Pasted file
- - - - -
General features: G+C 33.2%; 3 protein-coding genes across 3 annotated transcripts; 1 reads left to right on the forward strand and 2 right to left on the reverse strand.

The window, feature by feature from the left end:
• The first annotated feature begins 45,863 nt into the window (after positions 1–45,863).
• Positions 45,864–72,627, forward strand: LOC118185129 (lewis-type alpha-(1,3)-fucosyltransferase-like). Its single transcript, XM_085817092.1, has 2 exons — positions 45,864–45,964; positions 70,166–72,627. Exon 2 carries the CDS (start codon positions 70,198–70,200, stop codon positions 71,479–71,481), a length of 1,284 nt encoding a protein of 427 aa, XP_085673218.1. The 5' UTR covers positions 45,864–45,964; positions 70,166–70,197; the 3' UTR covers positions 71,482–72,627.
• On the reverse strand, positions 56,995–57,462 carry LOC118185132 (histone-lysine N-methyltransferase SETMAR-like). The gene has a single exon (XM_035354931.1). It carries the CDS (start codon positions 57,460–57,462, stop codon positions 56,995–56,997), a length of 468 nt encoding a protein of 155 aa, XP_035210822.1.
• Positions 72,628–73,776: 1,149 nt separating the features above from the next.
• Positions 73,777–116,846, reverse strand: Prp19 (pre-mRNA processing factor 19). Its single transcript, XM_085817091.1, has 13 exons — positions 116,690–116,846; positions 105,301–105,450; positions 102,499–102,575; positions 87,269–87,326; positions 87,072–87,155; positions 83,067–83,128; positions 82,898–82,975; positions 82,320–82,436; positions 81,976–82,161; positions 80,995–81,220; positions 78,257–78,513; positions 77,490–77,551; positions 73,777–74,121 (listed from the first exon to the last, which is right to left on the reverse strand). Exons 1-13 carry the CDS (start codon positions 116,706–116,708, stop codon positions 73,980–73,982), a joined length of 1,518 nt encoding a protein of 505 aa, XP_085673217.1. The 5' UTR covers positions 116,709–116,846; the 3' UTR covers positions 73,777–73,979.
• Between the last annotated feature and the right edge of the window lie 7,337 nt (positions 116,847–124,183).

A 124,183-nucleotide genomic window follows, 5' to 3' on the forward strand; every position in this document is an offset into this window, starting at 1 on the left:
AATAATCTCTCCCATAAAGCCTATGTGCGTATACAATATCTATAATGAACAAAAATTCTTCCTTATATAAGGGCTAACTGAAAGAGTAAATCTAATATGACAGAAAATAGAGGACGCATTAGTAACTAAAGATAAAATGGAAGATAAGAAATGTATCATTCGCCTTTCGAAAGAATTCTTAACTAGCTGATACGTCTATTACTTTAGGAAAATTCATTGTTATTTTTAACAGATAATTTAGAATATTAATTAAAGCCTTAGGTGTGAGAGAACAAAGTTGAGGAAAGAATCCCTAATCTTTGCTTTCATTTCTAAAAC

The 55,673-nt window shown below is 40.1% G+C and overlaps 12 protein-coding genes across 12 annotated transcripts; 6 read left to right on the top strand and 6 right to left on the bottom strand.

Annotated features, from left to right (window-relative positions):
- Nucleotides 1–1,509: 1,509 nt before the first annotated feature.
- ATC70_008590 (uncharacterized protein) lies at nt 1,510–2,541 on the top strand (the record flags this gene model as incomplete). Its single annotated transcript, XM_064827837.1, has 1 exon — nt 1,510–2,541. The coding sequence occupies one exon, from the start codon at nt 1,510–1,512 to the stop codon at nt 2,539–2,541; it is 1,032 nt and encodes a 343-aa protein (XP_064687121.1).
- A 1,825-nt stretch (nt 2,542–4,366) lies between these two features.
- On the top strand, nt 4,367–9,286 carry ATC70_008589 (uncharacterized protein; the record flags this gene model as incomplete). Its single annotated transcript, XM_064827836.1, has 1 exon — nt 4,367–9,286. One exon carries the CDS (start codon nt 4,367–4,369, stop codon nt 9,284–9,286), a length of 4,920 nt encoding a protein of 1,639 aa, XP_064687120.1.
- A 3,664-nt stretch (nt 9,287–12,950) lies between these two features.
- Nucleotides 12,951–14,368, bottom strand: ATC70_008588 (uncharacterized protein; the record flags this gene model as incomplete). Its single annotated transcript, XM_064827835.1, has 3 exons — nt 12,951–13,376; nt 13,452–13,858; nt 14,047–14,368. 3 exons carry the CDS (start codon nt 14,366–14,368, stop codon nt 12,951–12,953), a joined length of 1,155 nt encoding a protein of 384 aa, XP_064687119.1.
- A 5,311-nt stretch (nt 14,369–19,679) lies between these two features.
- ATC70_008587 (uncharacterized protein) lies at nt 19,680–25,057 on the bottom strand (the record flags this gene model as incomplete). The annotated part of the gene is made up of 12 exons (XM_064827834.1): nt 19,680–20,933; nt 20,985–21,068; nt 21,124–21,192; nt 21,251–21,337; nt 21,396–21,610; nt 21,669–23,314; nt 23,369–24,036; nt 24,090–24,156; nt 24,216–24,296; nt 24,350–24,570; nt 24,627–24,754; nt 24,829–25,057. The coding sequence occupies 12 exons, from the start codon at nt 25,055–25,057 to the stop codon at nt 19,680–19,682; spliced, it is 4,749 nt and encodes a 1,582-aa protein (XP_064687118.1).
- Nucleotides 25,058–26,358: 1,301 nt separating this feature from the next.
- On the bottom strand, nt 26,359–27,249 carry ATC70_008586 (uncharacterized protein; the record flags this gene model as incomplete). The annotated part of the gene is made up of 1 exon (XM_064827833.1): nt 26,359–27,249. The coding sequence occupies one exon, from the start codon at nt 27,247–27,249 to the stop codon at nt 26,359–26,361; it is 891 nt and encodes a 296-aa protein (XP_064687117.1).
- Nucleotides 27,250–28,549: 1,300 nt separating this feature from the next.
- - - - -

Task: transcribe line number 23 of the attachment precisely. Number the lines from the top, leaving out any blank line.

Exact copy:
- Nucleotides 27,250–28,549: 1,300 nt separating this feature from the next.